With historical promises in mind, justices weigh state criminal jurisdiction in Indian country

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ARGUMENT ANALYSIS
sketch of john roberts and stephen breyer sitting next to each other on bench, with roberts looking downward and breyer smiling

Chief Justice John Roberts pays tribute to the retiring Justice Stephen Breyer after the oral argument in Oklahoma v. Castro-Huerta, Breyer’s last argument as a justice. (Art Lien)

At the last Supreme Court oral argument of Justice Stephen Breyer’s career, the court stepped into a dispute over the state of Oklahoma’s criminal jurisdiction authority in Indian country. After nearly two hours of debate on Wednesday, four justices appeared strongly inclined to vote against Oklahoma, but the rest of the court did not seem so sure.

Oklahoma v. Castro-Huerta involves the state’s jurisdiction to prosecute a non-Indian defendant’s criminal neglect of an Indian child with special needs inside of the Cherokee Nation of Oklahoma’s reservation. The case comes on the heels of the court’s monumental 2020 decision, McGirt v. Oklahoma, which reaffirmed that the reservation of the Muscogee (Creek) Nation within Oklahoma remains “Indian country.” In Indian country, state criminal jurisdiction is limited to crimes involving non-Indians only. Oklahoma courts have extended the McGirt holding to include other Indian reservations, including that of the Cherokee Nation. As a result, most of eastern Oklahoma is now understood to be Indian country — a development that, according to the state, has disrupted the criminal justice system there.

Castro-Huerta’s legal issues are narrower than those in McGirt. The case depends on whether the General Crimes Act prohibits Oklahoma’s prosecution of non-Indians who commit crimes against Indian victims in Indian country. Enacted in 1948, the GCA extended to Indian country the general federal criminal laws that apply in places where the federal government has exclusive jurisdiction (i.e., federal enclaves). The question is whether the GCA therefore prohibits concurrent state criminal prosecutions.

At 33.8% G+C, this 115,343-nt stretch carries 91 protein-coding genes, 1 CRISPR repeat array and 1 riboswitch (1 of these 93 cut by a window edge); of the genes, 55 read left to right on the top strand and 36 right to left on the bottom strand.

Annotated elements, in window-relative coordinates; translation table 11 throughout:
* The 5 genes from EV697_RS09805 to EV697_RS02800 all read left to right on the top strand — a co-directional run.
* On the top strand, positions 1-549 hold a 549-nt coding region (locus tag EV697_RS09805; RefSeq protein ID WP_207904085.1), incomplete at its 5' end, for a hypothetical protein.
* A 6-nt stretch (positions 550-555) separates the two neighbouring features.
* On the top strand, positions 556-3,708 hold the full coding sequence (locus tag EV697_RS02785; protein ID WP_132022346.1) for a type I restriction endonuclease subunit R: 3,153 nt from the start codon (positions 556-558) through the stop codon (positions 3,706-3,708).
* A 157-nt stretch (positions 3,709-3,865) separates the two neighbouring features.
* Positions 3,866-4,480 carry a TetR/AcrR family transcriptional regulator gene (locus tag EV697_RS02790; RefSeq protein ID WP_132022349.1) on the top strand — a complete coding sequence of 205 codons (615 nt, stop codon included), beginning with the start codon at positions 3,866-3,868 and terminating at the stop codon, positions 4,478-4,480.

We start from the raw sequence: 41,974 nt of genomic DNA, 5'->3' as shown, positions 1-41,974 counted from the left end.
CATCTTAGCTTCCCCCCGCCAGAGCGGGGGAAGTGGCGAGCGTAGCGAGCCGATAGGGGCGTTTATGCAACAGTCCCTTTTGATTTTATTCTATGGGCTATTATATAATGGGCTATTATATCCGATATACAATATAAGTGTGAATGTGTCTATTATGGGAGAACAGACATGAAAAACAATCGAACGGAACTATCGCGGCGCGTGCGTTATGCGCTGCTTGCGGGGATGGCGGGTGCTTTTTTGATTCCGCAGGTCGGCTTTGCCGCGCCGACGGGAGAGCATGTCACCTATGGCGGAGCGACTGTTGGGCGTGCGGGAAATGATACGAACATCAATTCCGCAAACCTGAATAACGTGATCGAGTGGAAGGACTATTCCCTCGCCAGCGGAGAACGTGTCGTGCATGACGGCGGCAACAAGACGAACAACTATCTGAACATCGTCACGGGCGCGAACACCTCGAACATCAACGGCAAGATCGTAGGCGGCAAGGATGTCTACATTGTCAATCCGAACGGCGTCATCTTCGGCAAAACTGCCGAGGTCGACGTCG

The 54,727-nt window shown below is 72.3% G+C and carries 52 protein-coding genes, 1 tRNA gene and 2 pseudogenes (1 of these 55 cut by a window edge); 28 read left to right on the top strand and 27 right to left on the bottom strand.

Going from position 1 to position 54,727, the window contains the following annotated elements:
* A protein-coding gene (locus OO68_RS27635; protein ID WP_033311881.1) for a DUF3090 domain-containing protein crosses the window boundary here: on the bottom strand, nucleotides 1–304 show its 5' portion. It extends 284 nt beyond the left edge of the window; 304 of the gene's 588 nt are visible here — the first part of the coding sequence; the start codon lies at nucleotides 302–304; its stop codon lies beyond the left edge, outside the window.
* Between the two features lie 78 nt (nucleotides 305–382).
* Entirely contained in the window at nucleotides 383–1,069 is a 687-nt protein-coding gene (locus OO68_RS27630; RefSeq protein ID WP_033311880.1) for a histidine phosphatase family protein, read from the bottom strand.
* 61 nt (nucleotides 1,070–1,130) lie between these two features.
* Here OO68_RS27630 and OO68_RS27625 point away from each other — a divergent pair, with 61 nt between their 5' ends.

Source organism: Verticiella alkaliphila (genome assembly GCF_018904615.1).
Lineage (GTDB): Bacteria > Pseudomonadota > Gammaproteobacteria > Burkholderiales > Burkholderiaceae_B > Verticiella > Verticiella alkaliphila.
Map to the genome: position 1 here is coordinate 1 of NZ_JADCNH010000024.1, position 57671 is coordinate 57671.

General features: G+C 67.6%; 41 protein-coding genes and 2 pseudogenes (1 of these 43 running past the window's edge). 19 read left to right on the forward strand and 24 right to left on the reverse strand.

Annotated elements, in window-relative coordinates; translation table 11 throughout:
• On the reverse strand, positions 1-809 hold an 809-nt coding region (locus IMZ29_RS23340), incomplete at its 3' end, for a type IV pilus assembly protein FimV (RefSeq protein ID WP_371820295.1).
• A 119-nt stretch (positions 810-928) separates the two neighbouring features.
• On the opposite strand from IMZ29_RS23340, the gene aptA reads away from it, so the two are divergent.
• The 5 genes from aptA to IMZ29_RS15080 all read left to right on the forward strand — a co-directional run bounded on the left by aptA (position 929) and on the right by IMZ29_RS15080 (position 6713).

The justices favoring exclusive federal jurisdiction focused on two kinds of historical context. On the first, broader context, Justice Neil Gorsuch pointedly reminded the state’s advocate, veteran Supreme Court practitioner Kannon Shanmugam, of the promises made by the United States in its treaties with the Cherokee Nation. In those treaties, the United States accepted a duty of protection (usually known as the trust relationship) favoring the Cherokee Nation. Later, in a colloquy with Zachary Schauf, counsel for Victor Manuel Castro-Huerta, Gorsuch teased out more specific federal promises, including that “no other sovereign” would have power within the Cherokee lands and that the Cherokee government must consent before state powers would be applicable. Gorsuch noted that the court had stated in older cases that the states were the “deadliest enemies” of tribes and Indians. Gorsuch’s history lesson formed the basis for the general rule that states do not possess powers in Indian country absent congressional authorization.

On the second, narrower historical context primarily advanced by Castro-Huerta, Justices Elena Kagan and Sonia Sotomayor focused on the history of the GCA itself. They pointed out that, for 200 years or so, the court has uniformly noted that the GCA preempts state criminal prosecutions. Shanmugam’s responses on the point attempted to remind the justices that those statements in prior opinions were merely dicta, which drew heated rebukes at times from both Kagan and Gorsuch, the latter of whom stated, “It’s easy enough to say that [states possess inherent powers without congressional authorization], standing on the podium in Washington, D.C.” Kagan added that, given the weight of history and practice, Oklahoma’s ask for concurrent criminal jurisdiction was, alternately, a “big lift,” “completely weird,” and even “bizarre.” When Shanmugam objected to the number of cases actually saying this, Gorsuch insisted the state’s count was “parsimonious.”